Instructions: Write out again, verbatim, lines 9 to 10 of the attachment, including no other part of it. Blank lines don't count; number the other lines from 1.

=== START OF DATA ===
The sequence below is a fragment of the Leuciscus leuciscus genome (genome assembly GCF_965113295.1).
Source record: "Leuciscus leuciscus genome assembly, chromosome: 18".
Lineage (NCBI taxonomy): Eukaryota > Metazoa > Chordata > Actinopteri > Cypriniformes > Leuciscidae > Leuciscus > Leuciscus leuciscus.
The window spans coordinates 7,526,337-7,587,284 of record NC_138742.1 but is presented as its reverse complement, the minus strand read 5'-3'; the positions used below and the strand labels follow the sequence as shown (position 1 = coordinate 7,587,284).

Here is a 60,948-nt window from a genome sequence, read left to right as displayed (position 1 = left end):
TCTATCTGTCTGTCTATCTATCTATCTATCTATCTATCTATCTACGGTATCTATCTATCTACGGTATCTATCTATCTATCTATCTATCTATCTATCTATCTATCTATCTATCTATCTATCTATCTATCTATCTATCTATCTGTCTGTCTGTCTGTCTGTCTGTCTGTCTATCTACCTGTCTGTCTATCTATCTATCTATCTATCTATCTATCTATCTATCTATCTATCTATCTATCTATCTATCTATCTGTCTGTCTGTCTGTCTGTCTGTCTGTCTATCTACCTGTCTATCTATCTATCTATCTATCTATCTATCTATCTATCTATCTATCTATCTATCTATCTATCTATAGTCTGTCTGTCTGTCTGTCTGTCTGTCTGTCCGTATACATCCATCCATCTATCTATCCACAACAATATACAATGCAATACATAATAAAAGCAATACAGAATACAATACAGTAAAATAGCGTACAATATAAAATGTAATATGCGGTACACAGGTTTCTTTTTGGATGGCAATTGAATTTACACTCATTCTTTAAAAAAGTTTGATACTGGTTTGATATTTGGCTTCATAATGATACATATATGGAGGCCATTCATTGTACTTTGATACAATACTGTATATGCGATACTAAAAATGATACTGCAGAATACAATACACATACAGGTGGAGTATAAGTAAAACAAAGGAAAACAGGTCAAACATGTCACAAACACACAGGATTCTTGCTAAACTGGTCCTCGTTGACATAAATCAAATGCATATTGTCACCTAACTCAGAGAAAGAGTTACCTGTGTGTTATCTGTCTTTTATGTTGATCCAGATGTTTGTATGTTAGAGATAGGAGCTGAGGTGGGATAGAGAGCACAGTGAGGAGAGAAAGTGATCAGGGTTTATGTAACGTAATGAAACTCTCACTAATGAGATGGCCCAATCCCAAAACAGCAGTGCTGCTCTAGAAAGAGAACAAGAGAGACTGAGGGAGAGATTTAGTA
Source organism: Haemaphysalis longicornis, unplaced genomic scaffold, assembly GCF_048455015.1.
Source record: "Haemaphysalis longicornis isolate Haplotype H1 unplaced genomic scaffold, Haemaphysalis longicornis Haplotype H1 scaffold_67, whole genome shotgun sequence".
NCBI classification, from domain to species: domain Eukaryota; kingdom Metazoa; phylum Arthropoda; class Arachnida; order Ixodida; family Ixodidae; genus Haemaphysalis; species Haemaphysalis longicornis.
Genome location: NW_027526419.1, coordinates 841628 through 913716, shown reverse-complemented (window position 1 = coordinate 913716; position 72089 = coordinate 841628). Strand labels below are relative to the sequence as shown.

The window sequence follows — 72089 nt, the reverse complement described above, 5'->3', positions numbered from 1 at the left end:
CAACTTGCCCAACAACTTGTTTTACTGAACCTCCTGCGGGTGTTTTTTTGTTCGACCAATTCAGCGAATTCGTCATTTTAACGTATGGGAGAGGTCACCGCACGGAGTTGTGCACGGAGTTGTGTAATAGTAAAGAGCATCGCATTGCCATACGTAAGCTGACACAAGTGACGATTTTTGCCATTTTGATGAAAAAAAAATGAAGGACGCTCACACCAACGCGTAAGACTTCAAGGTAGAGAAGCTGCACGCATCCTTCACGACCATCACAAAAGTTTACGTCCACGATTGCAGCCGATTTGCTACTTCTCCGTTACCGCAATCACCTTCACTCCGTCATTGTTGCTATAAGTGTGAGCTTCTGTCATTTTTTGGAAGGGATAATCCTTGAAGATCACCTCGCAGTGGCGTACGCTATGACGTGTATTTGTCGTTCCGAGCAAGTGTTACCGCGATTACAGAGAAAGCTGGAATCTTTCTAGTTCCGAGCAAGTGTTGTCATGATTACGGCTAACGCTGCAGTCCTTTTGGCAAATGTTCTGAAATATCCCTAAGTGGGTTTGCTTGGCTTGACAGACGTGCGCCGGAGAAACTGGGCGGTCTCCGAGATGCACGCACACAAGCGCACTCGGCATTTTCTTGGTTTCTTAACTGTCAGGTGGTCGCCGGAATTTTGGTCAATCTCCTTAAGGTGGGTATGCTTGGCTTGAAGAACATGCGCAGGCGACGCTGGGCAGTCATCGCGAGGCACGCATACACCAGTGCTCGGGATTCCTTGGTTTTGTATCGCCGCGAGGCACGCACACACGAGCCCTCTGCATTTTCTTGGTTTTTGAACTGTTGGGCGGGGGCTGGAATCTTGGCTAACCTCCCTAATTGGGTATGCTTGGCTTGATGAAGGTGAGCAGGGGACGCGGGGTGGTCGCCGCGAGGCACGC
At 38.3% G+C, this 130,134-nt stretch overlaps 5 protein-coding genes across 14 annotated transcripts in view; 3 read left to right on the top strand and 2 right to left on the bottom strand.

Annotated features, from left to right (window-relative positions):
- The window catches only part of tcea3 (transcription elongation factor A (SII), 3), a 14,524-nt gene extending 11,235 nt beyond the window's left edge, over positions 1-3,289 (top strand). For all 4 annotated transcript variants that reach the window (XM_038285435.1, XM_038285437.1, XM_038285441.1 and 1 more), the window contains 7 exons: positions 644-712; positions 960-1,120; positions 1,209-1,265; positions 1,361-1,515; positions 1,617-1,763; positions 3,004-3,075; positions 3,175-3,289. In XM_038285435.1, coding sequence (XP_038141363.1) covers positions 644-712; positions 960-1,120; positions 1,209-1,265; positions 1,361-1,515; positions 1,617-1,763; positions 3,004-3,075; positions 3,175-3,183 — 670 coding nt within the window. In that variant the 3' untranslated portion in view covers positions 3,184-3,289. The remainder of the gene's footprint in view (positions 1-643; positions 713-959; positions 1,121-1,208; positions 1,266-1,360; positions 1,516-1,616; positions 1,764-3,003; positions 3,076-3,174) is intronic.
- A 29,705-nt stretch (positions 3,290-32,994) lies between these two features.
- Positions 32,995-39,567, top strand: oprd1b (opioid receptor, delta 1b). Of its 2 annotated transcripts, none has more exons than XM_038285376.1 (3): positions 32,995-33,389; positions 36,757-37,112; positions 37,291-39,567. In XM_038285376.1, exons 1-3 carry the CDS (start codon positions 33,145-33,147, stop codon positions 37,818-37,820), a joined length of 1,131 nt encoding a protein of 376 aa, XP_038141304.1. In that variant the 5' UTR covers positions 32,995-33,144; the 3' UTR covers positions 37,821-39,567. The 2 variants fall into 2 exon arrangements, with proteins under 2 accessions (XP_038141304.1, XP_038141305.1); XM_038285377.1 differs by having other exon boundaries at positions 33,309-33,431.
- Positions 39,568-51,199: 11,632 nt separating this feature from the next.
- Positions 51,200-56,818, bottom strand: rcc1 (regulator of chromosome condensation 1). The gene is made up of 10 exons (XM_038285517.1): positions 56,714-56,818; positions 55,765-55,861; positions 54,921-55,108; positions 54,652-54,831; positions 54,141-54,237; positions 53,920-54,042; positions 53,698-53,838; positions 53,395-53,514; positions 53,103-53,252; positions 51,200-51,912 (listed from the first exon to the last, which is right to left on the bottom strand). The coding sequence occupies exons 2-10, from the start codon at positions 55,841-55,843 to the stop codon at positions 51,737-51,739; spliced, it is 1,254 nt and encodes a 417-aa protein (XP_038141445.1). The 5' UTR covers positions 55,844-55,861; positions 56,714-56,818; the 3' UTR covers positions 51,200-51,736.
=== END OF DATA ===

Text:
NCBI classification, from domain to species: domain Eukaryota; kingdom Metazoa; phylum Arthropoda; class Arachnida; order Ixodida; family Ixodidae; genus Haemaphysalis; species Haemaphysalis longicornis.
Genome location: NW_027526419.1, coordinates 841628 through 913716, shown reverse-complemented (window position 1 = coordinate 913716; position 72089 = coordinate 841628). Strand labels below are relative to the sequence as shown.